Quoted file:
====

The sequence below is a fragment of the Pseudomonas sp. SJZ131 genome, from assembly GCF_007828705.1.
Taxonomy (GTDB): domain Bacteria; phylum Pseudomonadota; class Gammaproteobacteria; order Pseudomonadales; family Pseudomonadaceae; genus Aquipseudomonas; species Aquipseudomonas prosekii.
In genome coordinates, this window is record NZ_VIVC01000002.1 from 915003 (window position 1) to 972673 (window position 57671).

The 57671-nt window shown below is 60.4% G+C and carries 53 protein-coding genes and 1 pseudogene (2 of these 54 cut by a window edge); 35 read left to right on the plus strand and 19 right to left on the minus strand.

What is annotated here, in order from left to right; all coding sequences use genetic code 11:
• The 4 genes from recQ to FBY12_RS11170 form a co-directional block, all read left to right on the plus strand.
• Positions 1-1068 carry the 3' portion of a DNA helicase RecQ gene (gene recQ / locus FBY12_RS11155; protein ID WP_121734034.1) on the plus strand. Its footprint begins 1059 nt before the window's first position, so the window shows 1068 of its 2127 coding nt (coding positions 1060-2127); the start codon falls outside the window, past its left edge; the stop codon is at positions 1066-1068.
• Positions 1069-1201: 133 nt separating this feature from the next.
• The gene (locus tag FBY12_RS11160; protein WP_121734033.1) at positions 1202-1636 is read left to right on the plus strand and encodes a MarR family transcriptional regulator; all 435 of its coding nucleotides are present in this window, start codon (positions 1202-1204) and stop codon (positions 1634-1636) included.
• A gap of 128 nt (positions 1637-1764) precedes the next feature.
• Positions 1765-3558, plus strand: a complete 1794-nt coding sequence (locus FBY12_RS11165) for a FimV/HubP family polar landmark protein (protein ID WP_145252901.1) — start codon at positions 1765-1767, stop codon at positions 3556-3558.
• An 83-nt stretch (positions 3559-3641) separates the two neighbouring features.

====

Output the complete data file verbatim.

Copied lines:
The sequence below is a fragment of the Pseudomonas sp. SJZ131 genome, from assembly GCF_007828705.1.
Taxonomy (GTDB): domain Bacteria; phylum Pseudomonadota; class Gammaproteobacteria; order Pseudomonadales; family Pseudomonadaceae; genus Aquipseudomonas; species Aquipseudomonas prosekii.
In genome coordinates, this window is record NZ_VIVC01000002.1 from 915003 (window position 1) to 972673 (window position 57671).

The 57671-nt window shown below is 60.4% G+C and carries 53 protein-coding genes and 1 pseudogene (2 of these 54 cut by a window edge); 35 read left to right on the plus strand and 19 right to left on the minus strand.

What is annotated here, in order from left to right; all coding sequences use genetic code 11:
• The 4 genes from recQ to FBY12_RS11170 form a co-directional block, all read left to right on the plus strand.
• Positions 1-1068 carry the 3' portion of a DNA helicase RecQ gene (gene recQ / locus FBY12_RS11155; protein ID WP_121734034.1) on the plus strand. Its footprint begins 1059 nt before the window's first position, so the window shows 1068 of its 2127 coding nt (coding positions 1060-2127); the start codon falls outside the window, past its left edge; the stop codon is at positions 1066-1068.
• Positions 1069-1201: 133 nt separating this feature from the next.
• The gene (locus tag FBY12_RS11160; protein WP_121734033.1) at positions 1202-1636 is read left to right on the plus strand and encodes a MarR family transcriptional regulator; all 435 of its coding nucleotides are present in this window, start codon (positions 1202-1204) and stop codon (positions 1634-1636) included.
• A gap of 128 nt (positions 1637-1764) precedes the next feature.
• Positions 1765-3558, plus strand: a complete 1794-nt coding sequence (locus FBY12_RS11165) for a FimV/HubP family polar landmark protein (protein ID WP_145252901.1) — start codon at positions 1765-1767, stop codon at positions 3556-3558.
• An 83-nt stretch (positions 3559-3641) separates the two neighbouring features.